An Old Poem

In honour of National Poetry Month, I’m posting this verse from a Canadian writer of long ago. Lucy Maud Montgomery, who wrote the Anne series, starting with Anne of Green Gables, turned her hand to poetry as well.

The Garden in Winter
by L.M. Montgomery

Frosty-white and cold it lies
Underneath the fretful skies;
Snowflakes flutter where the red
Banners of the poppies spread,
And the drifts are wide and deep
Where the lilies fell asleep.

But the sunsets o’er it throw
Flame-like splendor, lucent glow,
And the moonshine makes it gleam
Like a wonderland of dream,
And the sharp winds all the day
Pipe and whistle shrilly gay.

Safe beneath the snowdrifts lie
Rainbow buds of by-and-by;
In the long, sweet days of spring
Music of bluebells shall ring,
And its faintly golden cup
Many a primrose will hold up.

Though the winds are keen and chill
Roses’ hearts are beating still,
And the garden tranquilly
Dreams of happy hours to be―
In the summer days of blue
All its dreamings will come true.

FACES

by Edgar Guest

I look into the faces of the people passing by,
the glad ones and the sad ones, and the lined with misery
and I wonder why the sorrow or the twinkle in the eye;
but the pale and weary faces are the ones that trouble me.

I saw a face this morning and time was when it was fair;
youth had brushed it bright with color in the distant long ago
and the princess of the lovely once had kept a temple there,
but the cheeks were pale with grieving and the eyes were dull with woe.

Who has done this thing, I wondered; what has wrought the ruin here?
Why are these sunken cheeks and pallid where the roses once were pink?
Why had beauty fled her palace; did some vandal hand appear?
Did her lover prove unfaithful or her husband take to drink?

Once the golden voice of promise whispered sweetly in her ears;
she was born to be a garden where the smile of love might lurk;
now the eyes that shone like jewels are but gateways for her tears
and she takes her place among us, toilers early bound for work.

Is it fate that writes so sadly, or the cruelty of man?
What foul deed has marred the parchment of a life so fair as this?
What has wrecked this lovely temple and destroyed the Maker’s plan,
raining blows on cheeks of beauty God had fashioned just to kiss?

Oh, the pale and weary faces of the people that I see
are the ones that seem to haunt me, and I pray to God above
that such cruel desolation shall not ever come to be
stamped forever in the future on the faces that I love.

.
From the book, Collected Verse of Edgar A. Guest,
©1934 by the Reilly & Lee Co

Faceless, Voiceless Women

we knew they lived
those faceless voiceless women
up in that small room

~~~~~~~~~~~~~~~~~~~~~~~~~~~

In the book, Write Like Issa: A Haiku How-To, writer David G Lanoue says, “Write with compassion yet understatement. Leave space for your readers’ minds to wander and wonder.” In the verse above there should be ample room for you to wonder and surmise — just as I have over the years.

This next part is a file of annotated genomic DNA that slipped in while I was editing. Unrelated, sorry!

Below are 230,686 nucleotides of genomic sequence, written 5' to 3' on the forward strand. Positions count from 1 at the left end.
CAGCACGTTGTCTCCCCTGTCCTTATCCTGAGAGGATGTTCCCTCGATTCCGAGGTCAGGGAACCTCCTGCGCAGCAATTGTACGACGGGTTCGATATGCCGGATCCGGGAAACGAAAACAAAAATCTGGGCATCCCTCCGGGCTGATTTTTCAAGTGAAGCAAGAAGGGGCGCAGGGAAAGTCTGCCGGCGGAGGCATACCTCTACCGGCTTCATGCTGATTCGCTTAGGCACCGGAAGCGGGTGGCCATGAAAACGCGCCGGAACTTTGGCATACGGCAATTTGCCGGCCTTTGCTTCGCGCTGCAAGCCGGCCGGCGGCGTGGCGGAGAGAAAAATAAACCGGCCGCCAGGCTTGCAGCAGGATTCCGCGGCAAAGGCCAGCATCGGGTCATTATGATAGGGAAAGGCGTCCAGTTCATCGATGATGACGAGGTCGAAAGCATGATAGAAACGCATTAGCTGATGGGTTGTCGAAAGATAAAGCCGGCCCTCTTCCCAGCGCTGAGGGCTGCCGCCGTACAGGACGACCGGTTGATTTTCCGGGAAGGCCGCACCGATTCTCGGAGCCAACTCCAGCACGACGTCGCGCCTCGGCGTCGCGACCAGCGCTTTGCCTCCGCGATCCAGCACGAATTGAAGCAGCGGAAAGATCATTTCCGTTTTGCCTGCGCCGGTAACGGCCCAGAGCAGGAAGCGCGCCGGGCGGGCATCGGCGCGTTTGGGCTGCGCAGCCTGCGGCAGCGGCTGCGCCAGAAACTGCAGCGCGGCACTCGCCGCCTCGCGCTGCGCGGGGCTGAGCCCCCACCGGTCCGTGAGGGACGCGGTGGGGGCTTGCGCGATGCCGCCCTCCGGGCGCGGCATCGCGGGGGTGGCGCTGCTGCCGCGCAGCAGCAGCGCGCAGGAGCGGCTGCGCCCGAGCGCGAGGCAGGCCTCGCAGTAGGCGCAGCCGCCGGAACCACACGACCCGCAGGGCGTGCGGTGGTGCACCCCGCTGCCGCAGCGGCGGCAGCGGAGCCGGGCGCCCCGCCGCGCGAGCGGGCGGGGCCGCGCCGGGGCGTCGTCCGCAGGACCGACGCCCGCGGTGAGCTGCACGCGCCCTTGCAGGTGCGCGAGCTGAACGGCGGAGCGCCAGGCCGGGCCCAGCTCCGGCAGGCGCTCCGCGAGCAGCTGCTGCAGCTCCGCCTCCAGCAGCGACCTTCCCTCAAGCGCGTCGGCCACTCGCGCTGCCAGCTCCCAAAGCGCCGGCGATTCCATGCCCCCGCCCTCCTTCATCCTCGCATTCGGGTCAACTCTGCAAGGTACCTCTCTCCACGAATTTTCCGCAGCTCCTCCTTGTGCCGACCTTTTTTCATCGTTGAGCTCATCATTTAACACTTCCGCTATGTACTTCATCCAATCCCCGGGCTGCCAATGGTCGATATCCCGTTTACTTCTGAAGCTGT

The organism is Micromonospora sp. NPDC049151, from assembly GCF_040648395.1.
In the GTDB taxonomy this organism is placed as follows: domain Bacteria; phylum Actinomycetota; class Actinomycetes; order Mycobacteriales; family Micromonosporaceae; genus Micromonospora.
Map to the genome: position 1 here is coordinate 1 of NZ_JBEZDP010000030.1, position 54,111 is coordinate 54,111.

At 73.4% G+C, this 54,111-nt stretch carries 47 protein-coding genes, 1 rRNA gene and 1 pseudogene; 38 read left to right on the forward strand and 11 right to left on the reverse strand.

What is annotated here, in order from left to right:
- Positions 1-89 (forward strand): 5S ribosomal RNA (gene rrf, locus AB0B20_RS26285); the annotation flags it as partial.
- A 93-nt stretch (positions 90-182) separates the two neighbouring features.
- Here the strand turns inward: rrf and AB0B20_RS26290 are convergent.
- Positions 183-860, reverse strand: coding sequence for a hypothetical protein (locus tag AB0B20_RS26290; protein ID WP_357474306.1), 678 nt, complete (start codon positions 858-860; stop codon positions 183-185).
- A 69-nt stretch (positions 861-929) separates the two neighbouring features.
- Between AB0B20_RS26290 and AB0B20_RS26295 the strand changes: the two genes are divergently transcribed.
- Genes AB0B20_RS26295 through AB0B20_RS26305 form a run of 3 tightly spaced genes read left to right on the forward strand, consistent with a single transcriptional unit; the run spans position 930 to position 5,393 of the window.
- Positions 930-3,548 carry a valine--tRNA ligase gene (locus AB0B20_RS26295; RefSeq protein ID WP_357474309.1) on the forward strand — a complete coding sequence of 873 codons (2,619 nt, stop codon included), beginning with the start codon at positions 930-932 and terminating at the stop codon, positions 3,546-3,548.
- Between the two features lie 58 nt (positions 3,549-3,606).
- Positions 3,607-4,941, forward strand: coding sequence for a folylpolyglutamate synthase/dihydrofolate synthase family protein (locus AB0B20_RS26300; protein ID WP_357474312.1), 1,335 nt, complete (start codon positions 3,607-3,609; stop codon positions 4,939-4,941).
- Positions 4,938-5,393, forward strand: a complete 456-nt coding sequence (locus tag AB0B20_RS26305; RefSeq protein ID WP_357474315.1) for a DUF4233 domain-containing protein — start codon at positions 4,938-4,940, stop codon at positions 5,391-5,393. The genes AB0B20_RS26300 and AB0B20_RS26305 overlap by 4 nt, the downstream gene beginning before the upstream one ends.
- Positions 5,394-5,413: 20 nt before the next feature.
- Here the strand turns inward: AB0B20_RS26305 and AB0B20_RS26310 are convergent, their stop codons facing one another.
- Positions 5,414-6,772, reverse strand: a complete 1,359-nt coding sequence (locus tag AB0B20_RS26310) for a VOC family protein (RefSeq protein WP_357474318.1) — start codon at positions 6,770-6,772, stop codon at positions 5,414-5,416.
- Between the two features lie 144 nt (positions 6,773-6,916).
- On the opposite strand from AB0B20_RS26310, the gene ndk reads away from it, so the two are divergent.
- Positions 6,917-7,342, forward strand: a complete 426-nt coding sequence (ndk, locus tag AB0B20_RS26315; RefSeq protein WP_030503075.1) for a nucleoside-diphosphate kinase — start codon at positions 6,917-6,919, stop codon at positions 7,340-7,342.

Putting together my collection of haiku verses now, I often wonder if I should stick with Mr Lanoue’s advice, or share a few lines of back-story that led to my writing this verse? What do you think? Do you like to read the story behind the story or verse?

Here’s the story behind the verse above:

Back in the fall of 1981 we bought a small 1½-storey house and moved into a small hamlet in SW Ontario. The neighbours were friendly and different ones dropped by to visit after we were settled; through their accounts we learned quite a few details about our home’s history. One elderly couple, Jim & Jean, enjoyed visiting and had lived in the village for years. Since they’d known a number our home’s past owners, we found out some interesting details from them.

For example, Jean talked about the school teacher and his wife who lived in our place years back (I’m thinking late 1950s) and how they’d visit this couple from time to time. I’m guessing the teacher & wife were middle-aged and had no children still at home, but his aged mother and sister lived with them.

Jean told me, “We never saw them. His mother and sister stayed upstairs in their room whenever we were there. They never came down when the teacher had company — we never knew why.”

I sometimes think of those two women and wonder, why did they live as recluses in that tiny bedroom? Did they have embarrassing health issues; did the mother have dementia and couldn’t be left alone? Did they refuse to visit with the locals; were they snobby, shy, or did they think “it isn’t our place”? Were they not allowed to join the company, ordered to stay upstairs and not “interfere”? How free were they otherwise? My mind is very free to wander and wonder about that situation.

I’ll never know the answer, but since today is International Women’s Day, this is the perfect opportunity to appreciate and express my thanks for the many options women have now.